Through the extraordinary 2019 legislative session, the most frequently asked question was, “How do they look?
The answer: Not good.
“They” were Senate President Thomas V. Mike Miller and House Speaker Michael E. Busch. Both ran their chambers determined to finish the job but not knowing if they could.
Mr. Busch, who had prevailed over serious medical issues for several years, died of pneumonia one day before the final gavel. Mr. Miller had disclosed early in the session that he was being treated for advanced prostate cancer.
Weakened and seemingly in pain, he survived to eulogize his colleague in the House chamber on “sine die,” Latin for adjournment without return. For Speaker Busch’s mourning colleagues, of course, the parliamentary term had poignant significance.
Senator Miller said he had worked with many governors and speakers, but the 16-year partnership with Mr. Busch had been the most rewarding.
His own service in 2019 did not go unmentioned. Sen. Robert A. Zirkin, a Baltimore County Democrat and chairman of the Senate Judicial Proceedings Committee, honored him during the sine die commemoration of Mr. Busch: “I just want to say — on behalf of the entire Senate — how much we absolutely admire everything you’re doing and everything you’ve done this session.”
Marylanders found themselves watching the end of an era. Two proud and skillful legislators had been the rock of government for 16 years. As if nothing else could end their leadership, life-threatening illness moved in on both in the same year. Mr. Busch had been speaker longer than anyone Maryland history. Mr. Miller’s 33 years at the rostrum set a national record for state senate presidents.
Governors come and go. These two men, their personal ambitions apparently well-satisfied, presided over many issues of consequence. Governors worked with them, to be sure, but they built the winning margins on issues from the death penalty to marriage equality to education funding.
Along with state Treasurer Nancy Kopp, they kept the state’s financial house in order, maintained the under-appreciated Triple-A bond rating, and avoided scandal.
Given Maryland’s history of Democratic Party dominance, bi-partisanship meant that Mr. Busch’s usually more progressive House and Mr. Miller’s typically more conservative Senate — not always in sync — had reached agreement.
In the weeks before his death, Mr. Busch found himself fighting for the state’s honor from his hospital bed.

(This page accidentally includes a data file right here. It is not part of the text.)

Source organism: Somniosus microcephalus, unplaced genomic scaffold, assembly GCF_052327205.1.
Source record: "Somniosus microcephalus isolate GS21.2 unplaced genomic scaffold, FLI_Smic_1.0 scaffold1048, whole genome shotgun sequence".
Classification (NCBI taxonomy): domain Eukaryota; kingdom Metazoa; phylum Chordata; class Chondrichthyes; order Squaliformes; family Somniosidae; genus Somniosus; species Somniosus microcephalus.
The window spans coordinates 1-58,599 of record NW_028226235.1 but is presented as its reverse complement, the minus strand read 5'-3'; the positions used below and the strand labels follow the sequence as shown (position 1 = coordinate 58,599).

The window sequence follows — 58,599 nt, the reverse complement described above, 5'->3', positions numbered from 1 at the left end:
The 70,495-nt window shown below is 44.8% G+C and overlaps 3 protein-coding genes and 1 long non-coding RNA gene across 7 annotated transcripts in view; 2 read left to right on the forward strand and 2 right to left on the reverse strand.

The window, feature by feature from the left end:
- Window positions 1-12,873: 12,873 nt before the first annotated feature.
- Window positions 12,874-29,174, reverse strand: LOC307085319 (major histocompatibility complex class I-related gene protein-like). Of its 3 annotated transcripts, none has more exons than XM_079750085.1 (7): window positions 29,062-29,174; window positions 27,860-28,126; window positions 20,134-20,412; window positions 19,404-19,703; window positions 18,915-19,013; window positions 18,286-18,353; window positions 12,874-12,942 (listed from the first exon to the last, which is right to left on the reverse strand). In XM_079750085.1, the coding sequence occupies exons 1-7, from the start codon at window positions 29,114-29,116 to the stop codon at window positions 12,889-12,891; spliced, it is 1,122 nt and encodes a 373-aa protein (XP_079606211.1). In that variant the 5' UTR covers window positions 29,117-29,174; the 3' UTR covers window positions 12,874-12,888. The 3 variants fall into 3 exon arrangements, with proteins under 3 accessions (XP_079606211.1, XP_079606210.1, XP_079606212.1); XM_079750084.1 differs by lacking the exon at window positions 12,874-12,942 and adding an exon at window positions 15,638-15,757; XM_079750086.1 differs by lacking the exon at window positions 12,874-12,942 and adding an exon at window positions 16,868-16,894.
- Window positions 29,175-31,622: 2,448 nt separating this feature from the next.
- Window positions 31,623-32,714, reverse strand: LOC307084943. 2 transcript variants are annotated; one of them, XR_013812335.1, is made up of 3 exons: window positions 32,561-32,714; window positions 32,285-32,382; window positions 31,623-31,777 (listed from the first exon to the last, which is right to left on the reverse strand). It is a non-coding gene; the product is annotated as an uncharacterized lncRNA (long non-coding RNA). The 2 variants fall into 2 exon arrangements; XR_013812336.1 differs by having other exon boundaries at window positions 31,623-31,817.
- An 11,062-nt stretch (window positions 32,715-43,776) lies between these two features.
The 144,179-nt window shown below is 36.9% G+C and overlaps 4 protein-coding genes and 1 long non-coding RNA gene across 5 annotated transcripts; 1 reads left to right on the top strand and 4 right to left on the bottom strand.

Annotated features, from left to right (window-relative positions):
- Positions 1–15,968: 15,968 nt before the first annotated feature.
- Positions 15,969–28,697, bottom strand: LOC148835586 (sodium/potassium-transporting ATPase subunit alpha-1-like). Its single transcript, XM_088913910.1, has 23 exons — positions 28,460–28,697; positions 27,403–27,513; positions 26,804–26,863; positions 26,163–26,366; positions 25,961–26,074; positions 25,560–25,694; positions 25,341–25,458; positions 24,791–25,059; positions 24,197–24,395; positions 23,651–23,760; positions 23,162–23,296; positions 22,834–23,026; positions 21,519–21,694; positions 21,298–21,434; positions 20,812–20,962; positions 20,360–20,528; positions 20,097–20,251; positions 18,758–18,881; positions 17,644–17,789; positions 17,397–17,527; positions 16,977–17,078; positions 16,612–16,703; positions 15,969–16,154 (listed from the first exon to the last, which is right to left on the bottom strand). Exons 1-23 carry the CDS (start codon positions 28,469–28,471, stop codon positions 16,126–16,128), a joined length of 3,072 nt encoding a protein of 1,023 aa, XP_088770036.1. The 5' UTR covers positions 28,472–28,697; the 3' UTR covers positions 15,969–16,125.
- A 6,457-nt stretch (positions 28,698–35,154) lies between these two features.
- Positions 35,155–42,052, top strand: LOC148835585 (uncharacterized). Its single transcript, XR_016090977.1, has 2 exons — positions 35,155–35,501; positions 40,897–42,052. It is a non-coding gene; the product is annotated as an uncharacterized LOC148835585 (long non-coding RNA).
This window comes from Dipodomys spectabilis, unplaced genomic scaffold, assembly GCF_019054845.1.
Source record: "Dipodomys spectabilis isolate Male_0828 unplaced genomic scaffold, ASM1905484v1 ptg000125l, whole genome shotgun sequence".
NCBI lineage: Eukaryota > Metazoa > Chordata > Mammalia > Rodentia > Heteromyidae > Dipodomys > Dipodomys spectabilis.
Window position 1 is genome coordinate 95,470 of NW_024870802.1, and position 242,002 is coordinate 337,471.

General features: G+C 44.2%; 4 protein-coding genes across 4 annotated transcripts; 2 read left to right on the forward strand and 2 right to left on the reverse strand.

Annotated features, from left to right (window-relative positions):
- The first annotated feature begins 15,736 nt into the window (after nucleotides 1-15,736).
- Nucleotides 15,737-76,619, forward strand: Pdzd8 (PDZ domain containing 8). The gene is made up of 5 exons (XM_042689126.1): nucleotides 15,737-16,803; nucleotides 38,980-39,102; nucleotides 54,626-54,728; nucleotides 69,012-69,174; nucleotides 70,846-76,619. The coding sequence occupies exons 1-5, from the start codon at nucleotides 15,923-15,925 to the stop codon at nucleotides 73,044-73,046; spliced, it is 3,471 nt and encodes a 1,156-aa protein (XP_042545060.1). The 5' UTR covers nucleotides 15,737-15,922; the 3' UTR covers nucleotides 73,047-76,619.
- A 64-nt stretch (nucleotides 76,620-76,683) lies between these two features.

He gained a few critics — and a greater number of backers — when he angrily insisted on legislation to re-make the University of Maryland Medical System board of directors, on which he served. He couldn’t accept the appearance of financial self-dealing there.
When he was feeling momentarily stronger, he told his friend, the former delegate Bruce Poole: “Marylanders should have confidence in everything the state does: Shock Trauma, public education, stewardship of the bay. They should have no worry that self-dealing might diminish the quality of what we’re providing.”
Mike Busch, whose funeral was Tuesday, always reacted quickly to any suggestion of impropriety — particularly by state officials or members of the House. He recently disciplined a delegate whom he thought had appeared to profit from a bill he had worked on. Following the letter of the ethics rules was not enough. The spirit mattered.
A Democrat, he knew his House would work more smoothly if the members, including Republicans, understood the process. He wanted to win every issue. He also knew he’d be more successful if he had the members’ trust.
All the rules mattered more when the stakes were higher, including difficult decisions made in the perilous budget-balancing decisions during former Gov. Martin O’Malley’s first term. Mr. O’Malley said Speaker Busch’s leadership was critical when the state tried to avoid laying off teachers. Not every legislator went along.
“We won some of these issues by a vote or two. We wouldn’t have without Busch,“ Mr. O’Malley said.
In a tribute/prayer on the last night of the 2019 session, Baltimore Del. Samuel I. “Sandy” Rosenberg said the coach who became speaker led with his head and his heart.
“As this House — his team, his state — evolved on issues, he did more than adjust to change, he understood it.”
As always, new leadership will be found. Finding role models won’t be a problem.
C. Fraser Smith is a former Sun reporter and columnist who covered state government for more than 30 years. His email is email@example.com.